LUX vs Diopter Difference aka. How good you see on the brightest of bright days?

So I’ve been thinking about the difference in LUX and the ability for my eye to see.
I know that @BiancaK has written a bit about this before. Sorry Bianca, I couldn’t find it in your thread.

Anyway I find my eyes have a huge difference depending on lighting and weather conditions.

My other threads around this conversation are here and here

I was wondering. Is there a simple calculation between LUX and diopter difference?

Like when I look at the average LUX of enviromental conditions from Wikipedia. There is an extremely large difference between the brightest of sunlight and a very overcast day.


But there is obviously not a direct correlation between LUX and diopter difference in your eyes.

Has anyone thought about this or has an interesting take on it?


My take on it is that your eye (and visual cortex) relies on blur for focus cues, and in bright light it’s much easier for it to figure out that it’s not focused precisely.

For the past several days I’ve been screwing around with red light therapy using a $6 LED flashlight and it’s already making a difference. You might experiment with that. I’ve been very surprised with the results so far. In People Over 40 Years of Age (maybe you’re not there yet), and Lab Rats (I guess you’re not one unless you choose to be) it’s been shown to make a big improvement in night-vision, color discrimination, and ability to detect low-contrasts.

Besides your own conscious perception of blur quality, there are probably some internal “auto-focus” triggers that don’t get fired as easily at night. You might find a few minutes a day with a red flashlight improves your night vision by several lines on the eye-chart.

Also, this: (I have not read it yet)


Thats was good.

It also links to this post which talks about the right amount of LUX being 1,000.
I don’t necessarily agree with that but its a good post.

It also relates to my previous query about can there be too much light for active focus.


Light levels cause your pupil to constrict or relax. When your pupil opens up, the natural spherical aberration of the eye causes “focus shift”, meaning for the same shape of your eye and lens, the optimal focus point moves closer to you (in other words you get slightly more myopic in dim light). Correct prescription with a fully dilated pupil can be 0.75 diopters stronger than with a daylight constricted pupil, though at dusk it’s usually more like 0.25 diopters.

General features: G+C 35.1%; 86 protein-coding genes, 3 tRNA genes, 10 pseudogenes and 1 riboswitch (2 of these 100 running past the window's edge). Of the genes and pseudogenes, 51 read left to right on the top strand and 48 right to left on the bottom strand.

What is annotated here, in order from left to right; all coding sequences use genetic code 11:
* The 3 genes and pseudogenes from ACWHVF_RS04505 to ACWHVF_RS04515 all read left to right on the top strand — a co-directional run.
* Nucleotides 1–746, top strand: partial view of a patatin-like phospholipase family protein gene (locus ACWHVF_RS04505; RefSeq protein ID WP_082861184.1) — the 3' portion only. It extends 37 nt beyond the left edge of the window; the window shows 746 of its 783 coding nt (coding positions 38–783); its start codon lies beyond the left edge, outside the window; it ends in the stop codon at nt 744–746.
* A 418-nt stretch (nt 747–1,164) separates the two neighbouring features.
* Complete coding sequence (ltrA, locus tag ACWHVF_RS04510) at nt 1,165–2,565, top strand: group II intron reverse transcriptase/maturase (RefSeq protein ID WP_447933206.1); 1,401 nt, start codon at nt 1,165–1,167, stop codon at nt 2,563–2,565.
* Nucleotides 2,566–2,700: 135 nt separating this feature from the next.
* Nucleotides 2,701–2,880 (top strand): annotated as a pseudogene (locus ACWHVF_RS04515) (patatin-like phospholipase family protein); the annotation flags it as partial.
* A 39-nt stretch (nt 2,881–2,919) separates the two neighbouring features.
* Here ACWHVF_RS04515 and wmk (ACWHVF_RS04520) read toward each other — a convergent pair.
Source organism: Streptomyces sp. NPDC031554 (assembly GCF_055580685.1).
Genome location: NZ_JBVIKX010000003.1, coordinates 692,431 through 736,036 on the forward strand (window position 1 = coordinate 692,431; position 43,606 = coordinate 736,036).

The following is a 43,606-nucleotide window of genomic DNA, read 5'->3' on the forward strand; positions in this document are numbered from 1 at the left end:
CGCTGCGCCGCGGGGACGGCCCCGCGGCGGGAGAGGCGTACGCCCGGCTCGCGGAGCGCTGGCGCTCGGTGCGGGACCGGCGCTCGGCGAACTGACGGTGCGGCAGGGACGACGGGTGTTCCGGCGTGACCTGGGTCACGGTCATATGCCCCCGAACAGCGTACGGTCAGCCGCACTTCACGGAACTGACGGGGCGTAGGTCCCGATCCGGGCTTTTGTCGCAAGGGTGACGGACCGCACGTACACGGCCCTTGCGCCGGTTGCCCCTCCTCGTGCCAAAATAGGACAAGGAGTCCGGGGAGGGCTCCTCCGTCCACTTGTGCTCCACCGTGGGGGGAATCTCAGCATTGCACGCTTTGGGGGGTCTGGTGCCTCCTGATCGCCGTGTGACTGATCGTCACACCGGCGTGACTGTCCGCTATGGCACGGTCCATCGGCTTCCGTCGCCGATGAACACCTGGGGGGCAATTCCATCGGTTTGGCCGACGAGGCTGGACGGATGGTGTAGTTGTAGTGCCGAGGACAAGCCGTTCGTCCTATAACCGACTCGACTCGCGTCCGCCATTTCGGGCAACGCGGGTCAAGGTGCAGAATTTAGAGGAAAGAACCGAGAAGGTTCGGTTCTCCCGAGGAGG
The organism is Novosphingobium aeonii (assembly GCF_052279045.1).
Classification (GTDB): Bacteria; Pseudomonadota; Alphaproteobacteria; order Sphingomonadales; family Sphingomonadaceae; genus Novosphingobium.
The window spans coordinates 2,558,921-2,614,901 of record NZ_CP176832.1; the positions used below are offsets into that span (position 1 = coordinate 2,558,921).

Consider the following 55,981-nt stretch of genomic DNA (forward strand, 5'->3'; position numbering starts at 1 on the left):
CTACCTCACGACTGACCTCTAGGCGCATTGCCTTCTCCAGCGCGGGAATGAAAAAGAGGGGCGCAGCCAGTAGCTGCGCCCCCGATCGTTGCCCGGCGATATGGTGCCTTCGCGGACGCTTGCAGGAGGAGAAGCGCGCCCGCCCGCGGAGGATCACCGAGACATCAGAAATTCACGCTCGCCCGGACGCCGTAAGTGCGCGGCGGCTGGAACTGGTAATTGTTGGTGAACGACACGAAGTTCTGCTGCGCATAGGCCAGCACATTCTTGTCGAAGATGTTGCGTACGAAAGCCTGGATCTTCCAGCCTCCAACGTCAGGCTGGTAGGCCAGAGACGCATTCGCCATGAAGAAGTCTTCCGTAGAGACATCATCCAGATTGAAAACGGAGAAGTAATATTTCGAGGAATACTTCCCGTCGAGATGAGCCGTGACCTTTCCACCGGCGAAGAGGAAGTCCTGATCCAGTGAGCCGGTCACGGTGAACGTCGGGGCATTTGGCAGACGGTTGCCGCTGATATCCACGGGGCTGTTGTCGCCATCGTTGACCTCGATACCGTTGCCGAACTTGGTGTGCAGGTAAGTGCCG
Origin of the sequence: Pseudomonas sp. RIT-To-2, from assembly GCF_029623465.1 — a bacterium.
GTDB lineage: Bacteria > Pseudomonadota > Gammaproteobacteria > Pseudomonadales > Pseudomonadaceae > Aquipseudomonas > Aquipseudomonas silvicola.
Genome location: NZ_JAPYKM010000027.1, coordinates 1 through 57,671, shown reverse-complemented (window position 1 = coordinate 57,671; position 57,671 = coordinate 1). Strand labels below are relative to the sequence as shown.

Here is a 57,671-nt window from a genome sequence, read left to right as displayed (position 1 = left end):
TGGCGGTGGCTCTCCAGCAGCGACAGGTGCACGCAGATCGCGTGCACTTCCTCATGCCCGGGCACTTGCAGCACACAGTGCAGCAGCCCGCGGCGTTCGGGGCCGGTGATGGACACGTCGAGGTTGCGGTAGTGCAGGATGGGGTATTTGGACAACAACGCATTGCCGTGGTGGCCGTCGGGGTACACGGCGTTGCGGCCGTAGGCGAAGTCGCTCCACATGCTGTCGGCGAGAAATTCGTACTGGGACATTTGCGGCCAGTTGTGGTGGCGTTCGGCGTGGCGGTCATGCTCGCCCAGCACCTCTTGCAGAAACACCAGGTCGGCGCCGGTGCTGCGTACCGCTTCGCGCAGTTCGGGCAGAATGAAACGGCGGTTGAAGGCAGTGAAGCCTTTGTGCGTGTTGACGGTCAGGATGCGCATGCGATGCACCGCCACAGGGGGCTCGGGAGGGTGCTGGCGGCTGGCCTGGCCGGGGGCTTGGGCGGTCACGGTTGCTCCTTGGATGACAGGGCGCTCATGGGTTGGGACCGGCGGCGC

Also the eye focuses blue light more than red, so in evening light the ambient light is bluer, meaning that you are more myopic in dusk light due to the bluer light in the environment. This effect is why blue lights can appear out of focus when red lights aren’t, at the edge of blur.

Finally, the wider your pupil is, the narrower the “depth of field” that you see in focus. With a small pupil (such as daylight), you have a large area in front of and behind the focus plane that looks also in focus. This is called “depth of field”. When your pupil is wide open, that depth shrinks. This is important because if you can’t focus squarely on something, but come up short, it can look sharp still with a constricted pupil (daylight), but fuzzy with a wide open pupil (dusk).

All of this conspires to make your eyesight “worse” in low light situations (compared to bright daylight).

This is also why optometrists test in a dark room, they want to be sure you see sharp when driving at dusk (liability issues). This results in over correction by sometimes a half diopter during daylight, which of course, helps the myopia progression.

So it’s not light levels or lux that matters, but the optics of your eye and its pupil that matters.


A good article explaining this for astronomy can be found at:

1 Like

I don’t think so. It will be down to your eye’s sensibility.

I have a handheld LUX meter. A sunny day indoors, even near the window will not be more than 1000 LUX (indirect light). A totally gloomy grey rainy day outdoors starts around 1000 LUX.
My subjective perception was different and thought the sunny day next to the window had more lights than a gloomy day outdoors.
Something to consider for @gemilymez , too.

But the credit goes to @Humble . It was his journal that started me on measuring LUX. He always recorded the LUX, too. This may give a N=1 answer to your question.
Jenik Humble - journal from - 3.5

The other thread was this. It has examples for different LUX for indoors and outdoors.
What is the definition of poorer lighting conditions

And this was @Merlin93 's input on the international ophthalmic standards


Thanks Bianka,

From this thread and a bit more reading I think you’re right.
All I could find from Jake’s resources was a simple rule of 0.5 diopters.
Meaning, that generally between indoor and outdoor, low LUX and high LUX, is about 0.5 diopters. Which sounds about right to me…


Fascinating! I loved reading this. That is all.